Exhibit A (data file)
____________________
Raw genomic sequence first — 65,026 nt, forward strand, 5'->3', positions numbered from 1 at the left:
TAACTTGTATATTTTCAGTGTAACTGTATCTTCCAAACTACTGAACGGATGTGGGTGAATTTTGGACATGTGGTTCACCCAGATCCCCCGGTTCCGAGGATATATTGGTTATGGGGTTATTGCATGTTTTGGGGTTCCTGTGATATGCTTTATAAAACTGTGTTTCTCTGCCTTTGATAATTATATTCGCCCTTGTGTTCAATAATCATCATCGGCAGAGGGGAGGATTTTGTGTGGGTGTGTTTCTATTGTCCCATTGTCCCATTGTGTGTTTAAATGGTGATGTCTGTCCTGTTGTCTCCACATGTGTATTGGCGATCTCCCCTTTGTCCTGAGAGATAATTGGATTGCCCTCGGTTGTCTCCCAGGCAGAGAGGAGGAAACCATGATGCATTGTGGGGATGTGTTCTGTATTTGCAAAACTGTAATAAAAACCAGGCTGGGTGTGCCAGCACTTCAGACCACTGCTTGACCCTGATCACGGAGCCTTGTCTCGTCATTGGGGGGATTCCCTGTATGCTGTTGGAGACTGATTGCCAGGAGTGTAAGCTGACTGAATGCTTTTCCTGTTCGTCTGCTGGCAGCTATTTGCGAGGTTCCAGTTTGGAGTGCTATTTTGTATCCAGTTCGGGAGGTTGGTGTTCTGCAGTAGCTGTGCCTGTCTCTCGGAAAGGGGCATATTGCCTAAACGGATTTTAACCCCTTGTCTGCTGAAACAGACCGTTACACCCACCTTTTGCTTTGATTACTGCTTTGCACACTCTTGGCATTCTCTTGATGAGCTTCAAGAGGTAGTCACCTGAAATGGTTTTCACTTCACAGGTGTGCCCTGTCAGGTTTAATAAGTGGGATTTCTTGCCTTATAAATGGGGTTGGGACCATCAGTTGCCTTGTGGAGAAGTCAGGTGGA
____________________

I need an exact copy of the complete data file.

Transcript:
Raw genomic sequence first — 65,026 nt, forward strand, 5'->3', positions numbered from 1 at the left:
TAACTTGTATATTTTCAGTGTAACTGTATCTTCCAAACTACTGAACGGATGTGGGTGAATTTTGGACATGTGGTTCACCCAGATCCCCCGGTTCCGAGGATATATTGGTTATGGGGTTATTGCATGTTTTGGGGTTCCTGTGATATGCTTTATAAAACTGTGTTTCTCTGCCTTTGATAATTATATTCGCCCTTGTGTTCAATAATCATCATCGGCAGAGGGGAGGATTTTGTGTGGGTGTGTTTCTATTGTCCCATTGTCCCATTGTGTGTTTAAATGGTGATGTCTGTCCTGTTGTCTCCACATGTGTATTGGCGATCTCCCCTTTGTCCTGAGAGATAATTGGATTGCCCTCGGTTGTCTCCCAGGCAGAGAGGAGGAAACCATGATGCATTGTGGGGATGTGTTCTGTATTTGCAAAACTGTAATAAAAACCAGGCTGGGTGTGCCAGCACTTCAGACCACTGCTTGACCCTGATCACGGAGCCTTGTCTCGTCATTGGGGGGATTCCCTGTATGCTGTTGGAGACTGATTGCCAGGAGTGTAAGCTGACTGAATGCTTTTCCTGTTCGTCTGCTGGCAGCTATTTGCGAGGTTCCAGTTTGGAGTGCTATTTTGTATCCAGTTCGGGAGGTTGGTGTTCTGCAGTAGCTGTGCCTGTCTCTCGGAAAGGGGCATATTGCCTAAACGGATTTTAACCCCTTGTCTGCTGAAACAGACCGTTACACCCACCTTTTGCTTTGATTACTGCTTTGCACACTCTTGGCATTCTCTTGATGAGCTTCAAGAGGTAGTCACCTGAAATGGTTTTCACTTCACAGGTGTGCCCTGTCAGGTTTAATAAGTGGGATTTCTTGCCTTATAAATGGGGTTGGGACCATCAGTTGCCTTGTGGAGAAGTCAGGTGGA